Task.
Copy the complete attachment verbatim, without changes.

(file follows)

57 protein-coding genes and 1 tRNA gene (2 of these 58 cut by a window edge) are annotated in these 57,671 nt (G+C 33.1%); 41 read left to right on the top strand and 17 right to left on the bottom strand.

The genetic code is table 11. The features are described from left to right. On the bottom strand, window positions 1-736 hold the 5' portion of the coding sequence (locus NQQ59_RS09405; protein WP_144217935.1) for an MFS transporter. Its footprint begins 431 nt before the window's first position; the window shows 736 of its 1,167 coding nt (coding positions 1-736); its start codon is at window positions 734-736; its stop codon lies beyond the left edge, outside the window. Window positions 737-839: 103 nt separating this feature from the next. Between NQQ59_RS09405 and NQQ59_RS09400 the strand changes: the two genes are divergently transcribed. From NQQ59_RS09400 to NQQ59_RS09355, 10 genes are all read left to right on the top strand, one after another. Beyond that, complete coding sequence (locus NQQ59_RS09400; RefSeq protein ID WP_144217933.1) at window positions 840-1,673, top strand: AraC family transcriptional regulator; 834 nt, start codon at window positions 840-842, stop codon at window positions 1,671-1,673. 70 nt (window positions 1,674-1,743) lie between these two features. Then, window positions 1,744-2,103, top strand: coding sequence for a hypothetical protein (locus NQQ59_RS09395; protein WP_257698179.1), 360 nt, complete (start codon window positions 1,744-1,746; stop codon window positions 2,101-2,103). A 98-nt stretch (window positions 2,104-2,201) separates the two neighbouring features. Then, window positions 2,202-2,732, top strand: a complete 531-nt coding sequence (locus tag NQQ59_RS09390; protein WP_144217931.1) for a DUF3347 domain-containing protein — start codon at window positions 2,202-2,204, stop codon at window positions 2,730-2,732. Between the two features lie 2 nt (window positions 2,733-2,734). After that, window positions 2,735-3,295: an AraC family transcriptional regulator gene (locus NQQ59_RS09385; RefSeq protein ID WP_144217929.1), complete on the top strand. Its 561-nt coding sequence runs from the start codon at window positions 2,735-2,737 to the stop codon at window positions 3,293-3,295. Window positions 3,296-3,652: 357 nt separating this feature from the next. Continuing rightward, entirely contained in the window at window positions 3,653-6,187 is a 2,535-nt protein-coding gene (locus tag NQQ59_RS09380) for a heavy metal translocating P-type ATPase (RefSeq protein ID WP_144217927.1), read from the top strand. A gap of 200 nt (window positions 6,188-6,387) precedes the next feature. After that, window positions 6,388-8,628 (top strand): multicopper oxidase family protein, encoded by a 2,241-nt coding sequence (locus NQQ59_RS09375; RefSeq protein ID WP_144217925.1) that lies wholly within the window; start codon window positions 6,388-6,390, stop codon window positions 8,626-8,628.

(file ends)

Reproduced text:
57 protein-coding genes and 1 tRNA gene (2 of these 58 cut by a window edge) are annotated in these 57,671 nt (G+C 33.1%); 41 read left to right on the top strand and 17 right to left on the bottom strand.

The genetic code is table 11. The features are described from left to right. On the bottom strand, window positions 1-736 hold the 5' portion of the coding sequence (locus NQQ59_RS09405; protein WP_144217935.1) for an MFS transporter. Its footprint begins 431 nt before the window's first position; the window shows 736 of its 1,167 coding nt (coding positions 1-736); its start codon is at window positions 734-736; its stop codon lies beyond the left edge, outside the window. Window positions 737-839: 103 nt separating this feature from the next. Between NQQ59_RS09405 and NQQ59_RS09400 the strand changes: the two genes are divergently transcribed. From NQQ59_RS09400 to NQQ59_RS09355, 10 genes are all read left to right on the top strand, one after another. Beyond that, complete coding sequence (locus NQQ59_RS09400; RefSeq protein ID WP_144217933.1) at window positions 840-1,673, top strand: AraC family transcriptional regulator; 834 nt, start codon at window positions 840-842, stop codon at window positions 1,671-1,673. 70 nt (window positions 1,674-1,743) lie between these two features. Then, window positions 1,744-2,103, top strand: coding sequence for a hypothetical protein (locus NQQ59_RS09395; protein WP_257698179.1), 360 nt, complete (start codon window positions 1,744-1,746; stop codon window positions 2,101-2,103). A 98-nt stretch (window positions 2,104-2,201) separates the two neighbouring features. Then, window positions 2,202-2,732, top strand: a complete 531-nt coding sequence (locus tag NQQ59_RS09390; protein WP_144217931.1) for a DUF3347 domain-containing protein — start codon at window positions 2,202-2,204, stop codon at window positions 2,730-2,732. Between the two features lie 2 nt (window positions 2,733-2,734). After that, window positions 2,735-3,295: an AraC family transcriptional regulator gene (locus NQQ59_RS09385; RefSeq protein ID WP_144217929.1), complete on the top strand. Its 561-nt coding sequence runs from the start codon at window positions 2,735-2,737 to the stop codon at window positions 3,293-3,295. Window positions 3,296-3,652: 357 nt separating this feature from the next. Continuing rightward, entirely contained in the window at window positions 3,653-6,187 is a 2,535-nt protein-coding gene (locus tag NQQ59_RS09380) for a heavy metal translocating P-type ATPase (RefSeq protein ID WP_144217927.1), read from the top strand. A gap of 200 nt (window positions 6,188-6,387) precedes the next feature. After that, window positions 6,388-8,628 (top strand): multicopper oxidase family protein, encoded by a 2,241-nt coding sequence (locus NQQ59_RS09375; RefSeq protein ID WP_144217925.1) that lies wholly within the window; start codon window positions 6,388-6,390, stop codon window positions 8,626-8,628.